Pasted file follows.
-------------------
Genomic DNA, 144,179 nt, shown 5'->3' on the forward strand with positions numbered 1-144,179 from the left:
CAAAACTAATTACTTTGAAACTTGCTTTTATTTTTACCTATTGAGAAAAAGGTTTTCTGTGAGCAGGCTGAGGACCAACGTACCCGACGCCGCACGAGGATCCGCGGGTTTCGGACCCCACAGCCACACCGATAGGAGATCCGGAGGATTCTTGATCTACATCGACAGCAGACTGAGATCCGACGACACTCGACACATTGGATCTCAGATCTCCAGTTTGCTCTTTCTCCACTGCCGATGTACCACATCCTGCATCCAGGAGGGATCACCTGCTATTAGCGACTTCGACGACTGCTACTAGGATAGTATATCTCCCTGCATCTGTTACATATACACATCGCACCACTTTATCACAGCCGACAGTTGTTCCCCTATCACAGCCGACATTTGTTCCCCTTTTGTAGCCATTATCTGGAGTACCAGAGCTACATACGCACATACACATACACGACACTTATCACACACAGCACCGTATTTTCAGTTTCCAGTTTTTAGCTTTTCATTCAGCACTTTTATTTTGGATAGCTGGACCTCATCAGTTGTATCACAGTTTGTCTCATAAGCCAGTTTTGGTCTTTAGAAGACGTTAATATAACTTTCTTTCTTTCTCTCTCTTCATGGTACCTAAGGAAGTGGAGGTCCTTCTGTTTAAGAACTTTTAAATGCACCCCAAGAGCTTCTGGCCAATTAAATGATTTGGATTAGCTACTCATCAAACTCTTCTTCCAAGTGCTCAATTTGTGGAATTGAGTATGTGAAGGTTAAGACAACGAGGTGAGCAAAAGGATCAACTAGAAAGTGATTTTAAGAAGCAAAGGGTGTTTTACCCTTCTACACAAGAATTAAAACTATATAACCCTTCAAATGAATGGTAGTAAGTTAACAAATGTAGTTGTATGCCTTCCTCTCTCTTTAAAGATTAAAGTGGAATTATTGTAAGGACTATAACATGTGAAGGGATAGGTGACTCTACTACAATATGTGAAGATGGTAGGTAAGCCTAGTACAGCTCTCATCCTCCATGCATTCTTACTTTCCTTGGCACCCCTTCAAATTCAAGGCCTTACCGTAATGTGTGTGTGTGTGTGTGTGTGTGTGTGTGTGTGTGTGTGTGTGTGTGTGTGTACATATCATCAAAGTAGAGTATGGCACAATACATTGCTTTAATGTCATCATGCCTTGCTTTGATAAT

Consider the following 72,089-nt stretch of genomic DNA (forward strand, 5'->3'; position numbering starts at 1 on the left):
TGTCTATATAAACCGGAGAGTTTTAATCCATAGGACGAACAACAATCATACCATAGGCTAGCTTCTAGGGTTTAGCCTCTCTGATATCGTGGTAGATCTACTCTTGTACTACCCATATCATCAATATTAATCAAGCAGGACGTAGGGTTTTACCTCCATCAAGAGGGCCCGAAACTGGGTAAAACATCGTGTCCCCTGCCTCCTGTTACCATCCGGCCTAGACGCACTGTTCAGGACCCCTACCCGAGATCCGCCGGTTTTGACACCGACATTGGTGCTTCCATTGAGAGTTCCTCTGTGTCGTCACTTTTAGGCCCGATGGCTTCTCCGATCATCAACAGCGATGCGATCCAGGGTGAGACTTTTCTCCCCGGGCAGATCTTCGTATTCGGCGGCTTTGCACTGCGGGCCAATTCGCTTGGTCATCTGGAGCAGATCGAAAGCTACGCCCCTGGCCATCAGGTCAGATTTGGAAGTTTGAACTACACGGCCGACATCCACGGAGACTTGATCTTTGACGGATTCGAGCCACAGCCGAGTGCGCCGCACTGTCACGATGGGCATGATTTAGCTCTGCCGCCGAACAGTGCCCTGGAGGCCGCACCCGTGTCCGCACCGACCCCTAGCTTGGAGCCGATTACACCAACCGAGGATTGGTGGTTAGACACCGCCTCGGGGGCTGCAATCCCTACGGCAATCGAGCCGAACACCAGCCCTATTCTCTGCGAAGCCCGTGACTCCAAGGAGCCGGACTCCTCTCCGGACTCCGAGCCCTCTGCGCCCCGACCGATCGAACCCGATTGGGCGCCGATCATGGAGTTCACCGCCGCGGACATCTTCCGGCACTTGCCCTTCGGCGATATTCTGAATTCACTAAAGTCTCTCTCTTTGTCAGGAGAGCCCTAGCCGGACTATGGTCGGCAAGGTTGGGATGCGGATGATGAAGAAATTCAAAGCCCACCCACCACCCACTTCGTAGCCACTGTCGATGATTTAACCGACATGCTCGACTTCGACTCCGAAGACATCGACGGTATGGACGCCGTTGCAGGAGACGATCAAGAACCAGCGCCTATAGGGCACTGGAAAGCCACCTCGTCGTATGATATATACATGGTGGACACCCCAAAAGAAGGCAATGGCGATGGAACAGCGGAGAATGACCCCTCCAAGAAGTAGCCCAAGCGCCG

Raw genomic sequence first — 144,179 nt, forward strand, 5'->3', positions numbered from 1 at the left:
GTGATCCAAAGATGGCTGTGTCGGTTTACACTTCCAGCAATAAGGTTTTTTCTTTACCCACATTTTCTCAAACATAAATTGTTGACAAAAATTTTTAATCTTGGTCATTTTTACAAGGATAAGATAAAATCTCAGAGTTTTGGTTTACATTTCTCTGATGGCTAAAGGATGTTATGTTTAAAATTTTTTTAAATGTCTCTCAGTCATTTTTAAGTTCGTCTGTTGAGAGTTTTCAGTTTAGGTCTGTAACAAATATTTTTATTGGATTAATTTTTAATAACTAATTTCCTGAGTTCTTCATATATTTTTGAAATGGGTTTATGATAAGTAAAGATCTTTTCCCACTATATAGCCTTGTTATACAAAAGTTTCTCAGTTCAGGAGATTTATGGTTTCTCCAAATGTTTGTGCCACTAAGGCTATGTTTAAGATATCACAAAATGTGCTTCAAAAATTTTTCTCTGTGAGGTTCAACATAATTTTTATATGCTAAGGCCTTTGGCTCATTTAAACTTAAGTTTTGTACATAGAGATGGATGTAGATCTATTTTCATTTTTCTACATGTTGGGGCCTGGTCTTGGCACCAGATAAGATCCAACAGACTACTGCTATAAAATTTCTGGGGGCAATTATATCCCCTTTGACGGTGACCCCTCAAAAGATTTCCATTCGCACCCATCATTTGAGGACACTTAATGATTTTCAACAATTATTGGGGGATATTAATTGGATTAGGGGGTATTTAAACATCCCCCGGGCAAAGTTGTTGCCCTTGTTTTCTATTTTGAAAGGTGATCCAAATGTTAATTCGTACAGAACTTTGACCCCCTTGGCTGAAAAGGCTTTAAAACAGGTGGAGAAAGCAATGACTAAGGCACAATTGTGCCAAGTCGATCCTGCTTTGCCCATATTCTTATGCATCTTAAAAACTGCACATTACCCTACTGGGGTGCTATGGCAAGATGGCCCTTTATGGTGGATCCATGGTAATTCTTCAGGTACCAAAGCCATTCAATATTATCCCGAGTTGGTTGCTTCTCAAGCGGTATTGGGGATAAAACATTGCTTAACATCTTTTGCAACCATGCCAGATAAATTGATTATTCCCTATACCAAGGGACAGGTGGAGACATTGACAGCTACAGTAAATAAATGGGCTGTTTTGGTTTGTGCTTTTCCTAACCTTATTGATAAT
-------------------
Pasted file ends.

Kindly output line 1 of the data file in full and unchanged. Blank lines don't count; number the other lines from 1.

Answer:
Genomic DNA, 144,179 nt, shown 5'->3' on the forward strand with positions numbered 1-144,179 from the left: